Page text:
HISTORY MEETS YOUR STORY
At FLATS170, a colorful past meets a promising future. Take a quick look at the rich history of the site that inspires the growth of our community.
FLATS170 is completed offering high-end living to Odenton.
Construction started on FLATS170.
International Paper acquired the plant. The Fountainhead Division, on the current site of FLATS170, was sold by International Paper in 1999 to Formica Corporation. Formica sold the property in 2008 to the developer of Academy Yard. The balance of the plant was sold in 2002 to Kohlberg & Co., a merchant bank. Kohlberg ultimately moved the remaining plant and operations to South Carolina. In 2006, Kohlberg sold what remained of the company to a competitor and sold the abandoned Odenton property to the developer of Academy Yard.
The plant was acquired by a joint venture of textile producer JP Stevens and a division of what would become Exxon Corporation. The plant was later sold off in the 1970's to private investors (doing business as Nevamar Corporation) and other manufacturing companies (Vectra and Amtech). Nevamar Corporation acquired back the Vectra facilities in 1983.
Two 38-by-6½-foot mural paintings, depicting scenes of the Industrial Revolution, were commissioned by the Winer family for display in their company’s rotunda entrance. The Lithuanian artist Nathan Imenitoff was brought from Paris to Odenton to create the murals on site.
The art deco-style Nevamar factory was built by the Winer family as they relocated their cabinetmaking business from Baltimore to Odenton. Originally known as The National Plastic Products Company, the "plastics plant" was built using the former WB&A rail car maintenance shops, which the company acquired after the railroad’s bankruptcy in 1935. The company employed thousands of local residents in making paintbrush bristles, Barbie doll hair, textiles and even hula hoops, and was an innovator of high-pressure, plastic-based laminating technology.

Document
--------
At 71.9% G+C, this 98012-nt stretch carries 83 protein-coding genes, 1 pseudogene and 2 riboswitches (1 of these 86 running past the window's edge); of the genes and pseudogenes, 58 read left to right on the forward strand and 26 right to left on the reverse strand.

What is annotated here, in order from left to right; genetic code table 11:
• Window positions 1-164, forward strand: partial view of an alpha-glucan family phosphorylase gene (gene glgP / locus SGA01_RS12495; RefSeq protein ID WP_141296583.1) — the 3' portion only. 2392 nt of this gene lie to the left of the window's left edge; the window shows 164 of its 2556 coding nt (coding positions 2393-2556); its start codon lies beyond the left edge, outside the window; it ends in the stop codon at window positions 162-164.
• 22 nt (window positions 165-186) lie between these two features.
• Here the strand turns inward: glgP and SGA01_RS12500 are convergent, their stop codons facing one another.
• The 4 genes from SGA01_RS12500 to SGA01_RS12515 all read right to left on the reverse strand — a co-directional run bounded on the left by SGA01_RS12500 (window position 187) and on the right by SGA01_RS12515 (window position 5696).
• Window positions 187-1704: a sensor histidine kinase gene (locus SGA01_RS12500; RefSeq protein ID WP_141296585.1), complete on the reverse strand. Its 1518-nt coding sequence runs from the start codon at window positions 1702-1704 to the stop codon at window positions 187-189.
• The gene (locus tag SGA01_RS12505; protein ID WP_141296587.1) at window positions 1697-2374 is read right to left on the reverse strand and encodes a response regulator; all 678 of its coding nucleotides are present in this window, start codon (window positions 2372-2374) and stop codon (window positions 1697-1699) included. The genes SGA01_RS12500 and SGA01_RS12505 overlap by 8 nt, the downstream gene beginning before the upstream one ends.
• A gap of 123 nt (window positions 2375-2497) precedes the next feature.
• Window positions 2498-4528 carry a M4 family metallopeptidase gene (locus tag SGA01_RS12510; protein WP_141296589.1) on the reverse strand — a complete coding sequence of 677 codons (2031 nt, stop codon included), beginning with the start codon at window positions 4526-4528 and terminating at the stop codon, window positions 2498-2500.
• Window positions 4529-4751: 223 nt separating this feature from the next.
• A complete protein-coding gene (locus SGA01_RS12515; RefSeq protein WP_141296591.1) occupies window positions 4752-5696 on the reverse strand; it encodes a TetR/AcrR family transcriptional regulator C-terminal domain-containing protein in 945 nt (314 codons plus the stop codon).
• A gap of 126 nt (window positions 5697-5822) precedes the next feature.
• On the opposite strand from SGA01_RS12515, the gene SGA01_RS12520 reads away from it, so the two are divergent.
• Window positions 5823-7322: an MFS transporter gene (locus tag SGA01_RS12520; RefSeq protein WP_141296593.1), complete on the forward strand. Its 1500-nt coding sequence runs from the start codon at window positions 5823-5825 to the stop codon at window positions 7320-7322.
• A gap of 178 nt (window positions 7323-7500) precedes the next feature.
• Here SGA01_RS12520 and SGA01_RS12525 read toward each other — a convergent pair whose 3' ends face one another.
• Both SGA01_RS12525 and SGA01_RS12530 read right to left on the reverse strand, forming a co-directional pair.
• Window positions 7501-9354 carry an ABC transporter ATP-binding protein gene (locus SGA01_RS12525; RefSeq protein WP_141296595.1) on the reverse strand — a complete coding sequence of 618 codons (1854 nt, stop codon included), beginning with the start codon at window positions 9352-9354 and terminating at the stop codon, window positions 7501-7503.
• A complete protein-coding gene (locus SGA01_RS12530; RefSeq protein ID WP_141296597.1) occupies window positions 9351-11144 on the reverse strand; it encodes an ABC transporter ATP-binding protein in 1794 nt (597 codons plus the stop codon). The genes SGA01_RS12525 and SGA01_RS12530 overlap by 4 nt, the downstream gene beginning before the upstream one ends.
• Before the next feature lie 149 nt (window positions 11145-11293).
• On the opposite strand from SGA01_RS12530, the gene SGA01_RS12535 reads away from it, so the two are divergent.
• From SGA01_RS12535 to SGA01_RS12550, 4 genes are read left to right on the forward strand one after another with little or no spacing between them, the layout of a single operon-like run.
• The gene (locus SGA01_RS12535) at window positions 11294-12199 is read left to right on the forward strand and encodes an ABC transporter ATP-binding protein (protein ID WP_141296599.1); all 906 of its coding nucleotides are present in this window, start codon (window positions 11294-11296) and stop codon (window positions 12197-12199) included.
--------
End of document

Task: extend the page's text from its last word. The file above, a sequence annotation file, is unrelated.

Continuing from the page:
The Washington, Baltimore & Annapolis Electric Railway (WB&A) starts service as an electrified, high-speed, interurban railroad that operates for 27 years. The WB&A includes the Naval Academy Junction station which is an essential transfer point for passengers traveling between Washington, Annapolis and Baltimore. This station and the adjacent rail car maintenance shops for the entire WB&A system are on or near the current FLATS170 site. The WB&A also owned the land that is now Fort George G. Meade, which it sold to the U.S. Army for a temporary training camp for soldiers, known as Camp Meade. It became a permanent establishment in 1928 and today is a major economic driver for the region.